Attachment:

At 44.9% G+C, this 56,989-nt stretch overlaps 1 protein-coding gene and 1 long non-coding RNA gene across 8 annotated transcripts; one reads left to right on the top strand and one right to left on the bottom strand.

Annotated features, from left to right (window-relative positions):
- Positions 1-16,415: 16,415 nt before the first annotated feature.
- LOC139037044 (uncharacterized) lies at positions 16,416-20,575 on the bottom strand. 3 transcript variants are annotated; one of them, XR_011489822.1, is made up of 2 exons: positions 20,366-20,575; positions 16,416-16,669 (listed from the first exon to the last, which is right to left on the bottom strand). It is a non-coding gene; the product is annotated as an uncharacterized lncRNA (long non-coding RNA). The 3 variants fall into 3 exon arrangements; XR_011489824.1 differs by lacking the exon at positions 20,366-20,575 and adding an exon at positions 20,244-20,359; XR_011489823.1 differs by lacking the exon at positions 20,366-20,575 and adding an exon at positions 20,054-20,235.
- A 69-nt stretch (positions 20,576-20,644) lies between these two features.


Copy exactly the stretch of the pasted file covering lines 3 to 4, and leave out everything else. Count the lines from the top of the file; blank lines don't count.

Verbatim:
- Positions 1-16,415: 16,415 nt before the first annotated feature.
- LOC139037044 (uncharacterized) lies at positions 16,416-20,575 on the bottom strand. 3 transcript variants are annotated; one of them, XR_011489822.1, is made up of 2 exons: positions 20,366-20,575; positions 16,416-16,669 (listed from the first exon to the last, which is right to left on the bottom strand). It is a non-coding gene; the product is annotated as an uncharacterized lncRNA (long non-coding RNA). The 3 variants fall into 3 exon arrangements; XR_011489824.1 differs by lacking the exon at positions 20,366-20,575 and adding an exon at positions 20,244-20,359; XR_011489823.1 differs by lacking the exon at positions 20,366-20,575 and adding an exon at positions 20,054-20,235.